1. Is there no public announcement when a prisoner is released or paroled? One would think that if a prior victim of a parolee were so concerned for his safety as to desire to be told of the release (presumably to take some protective action against further victimization), said victim could surely watch the relevant public records to keep abreast of developments in his offender’s case.

      1. One wouldn’t think that if one knew about what one spoke.

        Every Monday morning for the last 20 years or so, I dutifully searched the Texas prison system’s website to see what was going on with the guy who had stabbed me and my girlfriend. Every Monday the site said he was in the Huntsville unit. Then, one Monday it didn’t. His name could no longer be found.

        After calling the Texas Department of Corrections, I finally found out that he had been paroled. There was no notice of a hearing to my family or hers, despite the DA’s assurances. There was no notice of his release. So, he now lives about 40 miles away from me.

      2. I don’t believe there is such notification. People are released from prison every day and not always according to the schedule that was laid out in their sentence. I’ve never seen some listing of who was released anywhere I have lived.

      3. “An accomplice in the notorious “Tuxedo King” kidnapping case is about to get sprung from the slammer in a virtual replay of a foul-up from three years ago, The Post has learned.

        “Aurelina Leonor was granted parole on April 1, even though the survivors of the late victim Harvey Weinstein didn’t get a chance to argue against her release, according to Weinstein’s cousin, Ed Weinstein….

        “Weinstein, who lives on the Upper East Side, said he would have jumped at the chance to testify against Leonor, who repeatedly made phone calls demanding $3 million ransom while Harvey Weinstein was chained in a hole along the West Side Highway for nearly two weeks in 1993.

        “Leonor also lowered a microphone into the hole to record Weinstein saying “this is unbearable” on a tape that was later played for his anxious family.”…

      4. “Family of William LeVea’s victim outraged over possible early release….

        “LeVea repeatedly rammed his car into Spack’s pickup truck Nov. 20, 2009, in an act of drunken road rage. Spack called 911 during the attack to report he was being harassed by a violent driver. LeVea drove into the back of Spack’s truck, causing it to veer into an oncoming pickup being driven by Bradly Leyburn of Cato, killing Spack.

        “Leyburn, 38, learned of LeVea’s possible early release by reading about it on Friday.

        “”I’m speechless here,” Leyburn said. He’d been assured that prison officials would notify him if LeVea came up for parole. Leyburn heard nothing about the medical parole hearing, he said.”…..rison.html

  4. None of those effects will deter crime. And sometimes the best thing for victims is to avoid creating more of them.

    That of course isn’t the best thing for the State.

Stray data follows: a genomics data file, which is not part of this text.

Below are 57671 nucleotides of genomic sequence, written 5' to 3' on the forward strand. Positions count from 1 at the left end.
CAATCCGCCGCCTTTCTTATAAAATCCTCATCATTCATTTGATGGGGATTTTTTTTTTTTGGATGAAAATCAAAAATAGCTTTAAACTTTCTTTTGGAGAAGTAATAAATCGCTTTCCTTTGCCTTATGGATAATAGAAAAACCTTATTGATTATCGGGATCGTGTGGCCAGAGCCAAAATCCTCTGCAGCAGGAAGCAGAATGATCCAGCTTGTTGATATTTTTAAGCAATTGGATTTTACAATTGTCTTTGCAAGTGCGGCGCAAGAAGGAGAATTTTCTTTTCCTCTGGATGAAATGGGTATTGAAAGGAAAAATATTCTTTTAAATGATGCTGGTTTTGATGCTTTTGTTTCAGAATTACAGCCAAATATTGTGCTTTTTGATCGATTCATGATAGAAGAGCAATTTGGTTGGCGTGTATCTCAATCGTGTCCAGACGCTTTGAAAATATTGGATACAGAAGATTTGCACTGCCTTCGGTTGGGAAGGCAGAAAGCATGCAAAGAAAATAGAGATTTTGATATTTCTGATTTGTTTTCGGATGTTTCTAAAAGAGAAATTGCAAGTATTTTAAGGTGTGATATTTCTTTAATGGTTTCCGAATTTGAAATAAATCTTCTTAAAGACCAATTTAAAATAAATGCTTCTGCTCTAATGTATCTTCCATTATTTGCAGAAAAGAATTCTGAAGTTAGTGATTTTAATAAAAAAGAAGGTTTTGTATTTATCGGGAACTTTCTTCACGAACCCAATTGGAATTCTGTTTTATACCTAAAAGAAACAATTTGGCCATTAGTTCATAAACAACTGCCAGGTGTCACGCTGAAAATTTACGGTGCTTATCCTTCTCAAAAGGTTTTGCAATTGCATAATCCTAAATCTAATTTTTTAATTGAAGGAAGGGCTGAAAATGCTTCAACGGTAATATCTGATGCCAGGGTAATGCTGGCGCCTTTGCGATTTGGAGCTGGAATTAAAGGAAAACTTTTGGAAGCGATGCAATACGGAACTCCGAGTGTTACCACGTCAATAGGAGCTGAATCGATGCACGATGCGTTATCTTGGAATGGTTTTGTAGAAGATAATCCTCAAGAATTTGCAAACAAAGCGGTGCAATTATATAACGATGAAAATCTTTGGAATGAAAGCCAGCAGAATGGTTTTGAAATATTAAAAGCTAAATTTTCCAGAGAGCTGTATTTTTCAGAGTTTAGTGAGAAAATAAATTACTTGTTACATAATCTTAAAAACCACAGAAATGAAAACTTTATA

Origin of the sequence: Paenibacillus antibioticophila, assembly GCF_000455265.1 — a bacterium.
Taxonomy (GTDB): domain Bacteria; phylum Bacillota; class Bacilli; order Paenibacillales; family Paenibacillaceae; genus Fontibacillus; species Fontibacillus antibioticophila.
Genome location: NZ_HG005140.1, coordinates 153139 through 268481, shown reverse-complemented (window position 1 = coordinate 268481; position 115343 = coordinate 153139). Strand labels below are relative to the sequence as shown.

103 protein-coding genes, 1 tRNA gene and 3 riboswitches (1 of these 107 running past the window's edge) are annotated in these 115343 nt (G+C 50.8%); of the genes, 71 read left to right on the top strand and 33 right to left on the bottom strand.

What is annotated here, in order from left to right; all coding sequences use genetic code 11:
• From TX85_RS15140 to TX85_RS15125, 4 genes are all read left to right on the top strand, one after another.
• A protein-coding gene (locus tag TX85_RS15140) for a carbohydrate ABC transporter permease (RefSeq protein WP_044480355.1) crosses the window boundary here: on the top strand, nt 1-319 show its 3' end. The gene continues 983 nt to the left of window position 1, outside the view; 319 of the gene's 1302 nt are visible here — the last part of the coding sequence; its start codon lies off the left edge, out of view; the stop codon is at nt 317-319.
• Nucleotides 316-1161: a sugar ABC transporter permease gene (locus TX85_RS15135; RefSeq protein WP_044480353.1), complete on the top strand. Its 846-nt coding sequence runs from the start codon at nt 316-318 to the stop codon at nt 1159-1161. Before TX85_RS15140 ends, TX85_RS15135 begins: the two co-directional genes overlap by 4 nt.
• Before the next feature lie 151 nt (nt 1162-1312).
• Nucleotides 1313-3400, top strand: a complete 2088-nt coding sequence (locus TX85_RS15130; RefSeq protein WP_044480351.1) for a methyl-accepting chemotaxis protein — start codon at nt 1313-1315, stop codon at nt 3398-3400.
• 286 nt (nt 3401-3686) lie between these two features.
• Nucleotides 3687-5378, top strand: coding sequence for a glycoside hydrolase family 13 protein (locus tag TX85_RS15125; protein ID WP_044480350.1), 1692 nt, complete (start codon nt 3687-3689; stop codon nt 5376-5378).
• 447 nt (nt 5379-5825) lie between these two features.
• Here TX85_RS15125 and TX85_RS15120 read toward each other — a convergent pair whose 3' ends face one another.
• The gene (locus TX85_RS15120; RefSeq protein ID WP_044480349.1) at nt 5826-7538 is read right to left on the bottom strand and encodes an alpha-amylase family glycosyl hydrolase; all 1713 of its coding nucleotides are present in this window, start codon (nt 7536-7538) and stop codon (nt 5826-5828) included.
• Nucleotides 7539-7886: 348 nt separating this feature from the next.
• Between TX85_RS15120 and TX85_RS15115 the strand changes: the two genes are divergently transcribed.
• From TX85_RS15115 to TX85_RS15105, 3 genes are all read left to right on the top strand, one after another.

5. People and organizations that are against victims rights or proclaim that the regular guy “doesn’t need the gobment to protect them” are generally crooks.

  6. 1. There would probably be a lot fewer victims if everyone had the means to defend themselves readily available. Many laws create opportunity zones for people to be victimized by those with criminal intent.
    2. A well-armed citizenry is a more polite, law-abiding, and respectful community.

    1. That is bull.

      There are people that believe that children that sit too close to the TV will need glasses.

      There are more informed people that know that kids that need glasses sit close to the TV.
      Of course neighborhoods with law abiding armed citizens are safer than those with criminals and gun restrictions. It’s due to the “LAW ABIDING CITIZENS” and not the “GUN RESTRICTIONS”.

      1. Alice Bowie|4.21.14 @ 10:27AM|#
        “That is bull.
        There are people that believe that children that sit too close to the TV will need glasses.”

        For the GOLD in “false equivalence”, we have Alice and the rest of you can just go home.
        That level of stupidity is going to be very hard to beat!

        1. It’s true Sevo.

          You got a bunch of law abiding citizens that happen to own firearms living together claiming that their neighborhood is safe because they have guns. The reality is that they are law abiding citizens. Not that criminals are avoiding them.

          In highly dense crime neighborhoods in which gun ownership is not practiced by responsible law abiding citizens, you need some law and order.

          1. Yeah, if we only had gun laws like Chicago, we’d totally have their low level of crime.

            1. Chicago needs strict gun laws due to the high crime situation.

              Your all-white law-abiding responsible gun-owning neighborhood full of 45+ white people in Arizona with no crime doesn’t require this.

              1. Holy shit, that made my brain hurt

              2. Why should government agents be the only ones able to effectively defend themselves against the bad guys? Are all those bad guys in Chicago assaulting the police officers? Hunh. Right.

                In those places like Chicago pass a law that disarms every cop that goes off duty, or at least restricts them like anybody else. See how fast the cops protest.